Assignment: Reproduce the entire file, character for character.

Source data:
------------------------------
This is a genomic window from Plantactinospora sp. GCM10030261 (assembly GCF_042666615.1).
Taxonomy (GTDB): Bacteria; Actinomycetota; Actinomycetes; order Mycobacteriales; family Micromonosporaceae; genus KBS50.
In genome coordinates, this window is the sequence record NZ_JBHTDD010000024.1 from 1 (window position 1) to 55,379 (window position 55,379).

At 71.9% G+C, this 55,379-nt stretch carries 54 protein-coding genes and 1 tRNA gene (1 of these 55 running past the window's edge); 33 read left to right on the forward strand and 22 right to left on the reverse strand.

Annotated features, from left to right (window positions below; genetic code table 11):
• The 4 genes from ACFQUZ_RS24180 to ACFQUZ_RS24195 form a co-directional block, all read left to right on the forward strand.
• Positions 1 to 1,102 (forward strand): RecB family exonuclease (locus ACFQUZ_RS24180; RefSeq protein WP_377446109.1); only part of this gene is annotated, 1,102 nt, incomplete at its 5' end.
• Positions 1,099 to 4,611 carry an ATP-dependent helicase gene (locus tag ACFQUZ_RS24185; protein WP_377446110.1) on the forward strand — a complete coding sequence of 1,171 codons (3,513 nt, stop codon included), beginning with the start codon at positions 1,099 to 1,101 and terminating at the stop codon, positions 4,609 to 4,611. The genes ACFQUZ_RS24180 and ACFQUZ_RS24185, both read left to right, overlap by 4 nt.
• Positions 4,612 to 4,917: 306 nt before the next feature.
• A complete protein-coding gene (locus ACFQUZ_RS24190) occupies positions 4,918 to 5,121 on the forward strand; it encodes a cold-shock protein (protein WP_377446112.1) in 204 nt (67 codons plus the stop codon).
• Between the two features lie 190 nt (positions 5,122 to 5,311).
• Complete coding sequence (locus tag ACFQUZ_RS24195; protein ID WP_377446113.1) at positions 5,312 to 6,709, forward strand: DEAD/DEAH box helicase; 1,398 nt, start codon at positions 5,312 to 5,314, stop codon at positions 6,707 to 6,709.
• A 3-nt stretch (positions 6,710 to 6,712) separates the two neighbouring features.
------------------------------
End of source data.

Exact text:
This is a genomic window from Plantactinospora sp. GCM10030261 (assembly GCF_042666615.1).
Taxonomy (GTDB): Bacteria; Actinomycetota; Actinomycetes; order Mycobacteriales; family Micromonosporaceae; genus KBS50.
In genome coordinates, this window is the sequence record NZ_JBHTDD010000024.1 from 1 (window position 1) to 55,379 (window position 55,379).

At 71.9% G+C, this 55,379-nt stretch carries 54 protein-coding genes and 1 tRNA gene (1 of these 55 running past the window's edge); 33 read left to right on the forward strand and 22 right to left on the reverse strand.

Annotated features, from left to right (window positions below; genetic code table 11):
• The 4 genes from ACFQUZ_RS24180 to ACFQUZ_RS24195 form a co-directional block, all read left to right on the forward strand.
• Positions 1 to 1,102 (forward strand): RecB family exonuclease (locus ACFQUZ_RS24180; RefSeq protein WP_377446109.1); only part of this gene is annotated, 1,102 nt, incomplete at its 5' end.
• Positions 1,099 to 4,611 carry an ATP-dependent helicase gene (locus tag ACFQUZ_RS24185; protein WP_377446110.1) on the forward strand — a complete coding sequence of 1,171 codons (3,513 nt, stop codon included), beginning with the start codon at positions 1,099 to 1,101 and terminating at the stop codon, positions 4,609 to 4,611. The genes ACFQUZ_RS24180 and ACFQUZ_RS24185, both read left to right, overlap by 4 nt.
• Positions 4,612 to 4,917: 306 nt before the next feature.
• A complete protein-coding gene (locus ACFQUZ_RS24190) occupies positions 4,918 to 5,121 on the forward strand; it encodes a cold-shock protein (protein WP_377446112.1) in 204 nt (67 codons plus the stop codon).
• Between the two features lie 190 nt (positions 5,122 to 5,311).
• Complete coding sequence (locus tag ACFQUZ_RS24195; protein ID WP_377446113.1) at positions 5,312 to 6,709, forward strand: DEAD/DEAH box helicase; 1,398 nt, start codon at positions 5,312 to 5,314, stop codon at positions 6,707 to 6,709.
• A 3-nt stretch (positions 6,710 to 6,712) separates the two neighbouring features.